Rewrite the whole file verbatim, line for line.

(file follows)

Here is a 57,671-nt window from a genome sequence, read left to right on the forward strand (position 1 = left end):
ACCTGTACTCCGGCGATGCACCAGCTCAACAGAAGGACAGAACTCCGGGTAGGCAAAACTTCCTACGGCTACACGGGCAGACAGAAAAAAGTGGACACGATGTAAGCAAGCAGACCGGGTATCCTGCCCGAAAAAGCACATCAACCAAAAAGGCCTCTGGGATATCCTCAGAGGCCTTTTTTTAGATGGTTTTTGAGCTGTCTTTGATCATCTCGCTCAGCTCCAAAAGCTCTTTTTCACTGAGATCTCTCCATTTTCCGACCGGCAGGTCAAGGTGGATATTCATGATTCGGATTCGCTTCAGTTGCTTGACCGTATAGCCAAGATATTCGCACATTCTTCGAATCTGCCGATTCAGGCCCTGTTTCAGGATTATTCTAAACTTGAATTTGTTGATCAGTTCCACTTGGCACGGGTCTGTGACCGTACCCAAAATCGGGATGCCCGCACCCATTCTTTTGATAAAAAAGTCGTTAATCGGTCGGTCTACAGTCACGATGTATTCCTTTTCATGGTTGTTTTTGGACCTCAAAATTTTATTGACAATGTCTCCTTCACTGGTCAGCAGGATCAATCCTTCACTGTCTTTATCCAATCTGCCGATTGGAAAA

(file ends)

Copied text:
Here is a 57,671-nt window from a genome sequence, read left to right on the forward strand (position 1 = left end):
ACCTGTACTCCGGCGATGCACCAGCTCAACAGAAGGACAGAACTCCGGGTAGGCAAAACTTCCTACGGCTACACGGGCAGACAGAAAAAAGTGGACACGATGTAAGCAAGCAGACCGGGTATCCTGCCCGAAAAAGCACATCAACCAAAAAGGCCTCTGGGATATCCTCAGAGGCCTTTTTTTAGATGGTTTTTGAGCTGTCTTTGATCATCTCGCTCAGCTCCAAAAGCTCTTTTTCACTGAGATCTCTCCATTTTCCGACCGGCAGGTCAAGGTGGATATTCATGATTCGGATTCGCTTCAGTTGCTTGACCGTATAGCCAAGATATTCGCACATTCTTCGAATCTGCCGATTCAGGCCCTGTTTCAGGATTATTCTAAACTTGAATTTGTTGATCAGTTCCACTTGGCACGGGTCTGTGACCGTACCCAAAATCGGGATGCCCGCACCCATTCTTTTGATAAAAAAGTCGTTAATCGGTCGGTCTACAGTCACGATGTATTCCTTTTCATGGTTGTTTTTGGACCTCAAAATTTTATTGACAATGTCTCCTTCACTGGTCAGCAGGATCAATCCTTCACTGTCTTTATCCAATCTGCCGATTGGAAAA